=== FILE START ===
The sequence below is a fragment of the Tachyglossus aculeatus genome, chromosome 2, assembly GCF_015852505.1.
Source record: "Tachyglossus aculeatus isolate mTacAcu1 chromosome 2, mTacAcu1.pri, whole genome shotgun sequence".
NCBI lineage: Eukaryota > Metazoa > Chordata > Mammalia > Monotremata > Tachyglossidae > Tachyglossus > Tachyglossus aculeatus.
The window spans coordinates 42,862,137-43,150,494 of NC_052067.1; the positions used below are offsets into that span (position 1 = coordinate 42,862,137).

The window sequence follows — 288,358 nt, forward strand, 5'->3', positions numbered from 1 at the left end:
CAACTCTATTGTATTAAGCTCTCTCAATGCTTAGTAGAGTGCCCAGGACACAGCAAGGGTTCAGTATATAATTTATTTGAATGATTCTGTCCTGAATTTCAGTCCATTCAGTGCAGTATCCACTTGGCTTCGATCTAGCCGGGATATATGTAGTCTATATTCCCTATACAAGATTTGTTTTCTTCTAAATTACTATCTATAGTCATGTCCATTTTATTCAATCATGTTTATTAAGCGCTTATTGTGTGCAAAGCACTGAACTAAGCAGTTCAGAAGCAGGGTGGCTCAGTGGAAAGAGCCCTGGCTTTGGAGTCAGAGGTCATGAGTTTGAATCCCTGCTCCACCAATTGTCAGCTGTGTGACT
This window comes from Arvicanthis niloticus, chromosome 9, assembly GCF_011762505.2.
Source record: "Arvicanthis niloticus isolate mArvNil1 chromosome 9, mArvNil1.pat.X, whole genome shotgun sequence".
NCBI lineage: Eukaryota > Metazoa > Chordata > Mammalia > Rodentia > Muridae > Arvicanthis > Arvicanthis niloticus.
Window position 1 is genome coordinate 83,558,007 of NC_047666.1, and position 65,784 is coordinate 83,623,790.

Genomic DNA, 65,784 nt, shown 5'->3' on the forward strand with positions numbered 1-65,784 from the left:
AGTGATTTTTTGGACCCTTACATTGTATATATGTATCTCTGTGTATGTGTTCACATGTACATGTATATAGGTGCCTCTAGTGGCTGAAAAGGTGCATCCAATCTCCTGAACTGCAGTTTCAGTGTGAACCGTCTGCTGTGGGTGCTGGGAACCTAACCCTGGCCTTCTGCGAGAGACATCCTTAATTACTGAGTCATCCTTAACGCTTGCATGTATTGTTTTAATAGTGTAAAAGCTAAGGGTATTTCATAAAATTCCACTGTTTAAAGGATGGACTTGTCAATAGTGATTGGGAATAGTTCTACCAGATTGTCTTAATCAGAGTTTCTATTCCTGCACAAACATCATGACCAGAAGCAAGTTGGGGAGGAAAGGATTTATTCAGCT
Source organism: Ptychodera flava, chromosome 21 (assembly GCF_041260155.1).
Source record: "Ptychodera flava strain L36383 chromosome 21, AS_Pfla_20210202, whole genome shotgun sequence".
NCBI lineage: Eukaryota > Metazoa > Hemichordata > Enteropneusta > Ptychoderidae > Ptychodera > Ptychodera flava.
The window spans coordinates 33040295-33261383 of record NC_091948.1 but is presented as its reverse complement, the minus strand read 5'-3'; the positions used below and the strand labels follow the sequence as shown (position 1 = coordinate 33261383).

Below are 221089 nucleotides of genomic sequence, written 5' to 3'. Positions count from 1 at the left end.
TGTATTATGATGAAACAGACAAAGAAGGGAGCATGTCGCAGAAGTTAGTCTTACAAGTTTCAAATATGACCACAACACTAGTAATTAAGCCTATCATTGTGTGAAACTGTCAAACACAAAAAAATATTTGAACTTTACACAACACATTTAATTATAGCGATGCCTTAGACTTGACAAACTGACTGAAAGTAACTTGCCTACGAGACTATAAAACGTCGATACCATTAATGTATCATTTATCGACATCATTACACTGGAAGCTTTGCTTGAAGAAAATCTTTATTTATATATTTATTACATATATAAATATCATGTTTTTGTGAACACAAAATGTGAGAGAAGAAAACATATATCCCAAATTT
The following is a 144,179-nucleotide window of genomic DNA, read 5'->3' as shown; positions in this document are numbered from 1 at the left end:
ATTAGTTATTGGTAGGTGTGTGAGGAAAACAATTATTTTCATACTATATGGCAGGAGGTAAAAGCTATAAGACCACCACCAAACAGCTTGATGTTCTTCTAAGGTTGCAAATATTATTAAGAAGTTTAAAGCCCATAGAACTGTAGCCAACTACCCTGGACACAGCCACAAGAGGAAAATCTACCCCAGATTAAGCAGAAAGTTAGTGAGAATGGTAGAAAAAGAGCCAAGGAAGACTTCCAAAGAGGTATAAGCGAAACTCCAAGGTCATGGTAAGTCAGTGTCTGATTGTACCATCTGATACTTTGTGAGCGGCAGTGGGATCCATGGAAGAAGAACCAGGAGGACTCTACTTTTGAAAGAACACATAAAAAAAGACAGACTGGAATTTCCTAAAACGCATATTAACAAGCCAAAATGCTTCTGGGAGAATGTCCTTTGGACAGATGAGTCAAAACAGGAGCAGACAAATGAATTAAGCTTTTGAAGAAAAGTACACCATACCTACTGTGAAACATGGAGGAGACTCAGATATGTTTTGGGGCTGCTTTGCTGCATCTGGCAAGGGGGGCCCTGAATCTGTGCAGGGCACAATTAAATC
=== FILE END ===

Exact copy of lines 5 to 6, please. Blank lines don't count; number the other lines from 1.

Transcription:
The window sequence follows — 288,358 nt, forward strand, 5'->3', positions numbered from 1 at the left end:
CAACTCTATTGTATTAAGCTCTCTCAATGCTTAGTAGAGTGCCCAGGACACAGCAAGGGTTCAGTATATAATTTATTTGAATGATTCTGTCCTGAATTTCAGTCCATTCAGTGCAGTATCCACTTGGCTTCGATCTAGCCGGGATATATGTAGTCTATATTCCCTATACAAGATTTGTTTTCTTCTAAATTACTATCTATAGTCATGTCCATTTTATTCAATCATGTTTATTAAGCGCTTATTGTGTGCAAAGCACTGAACTAAGCAGTTCAGAAGCAGGGTGGCTCAGTGGAAAGAGCCCTGGCTTTGGAGTCAGAGGTCATGAGTTTGAATCCCTGCTCCACCAATTGTCAGCTGTGTGACT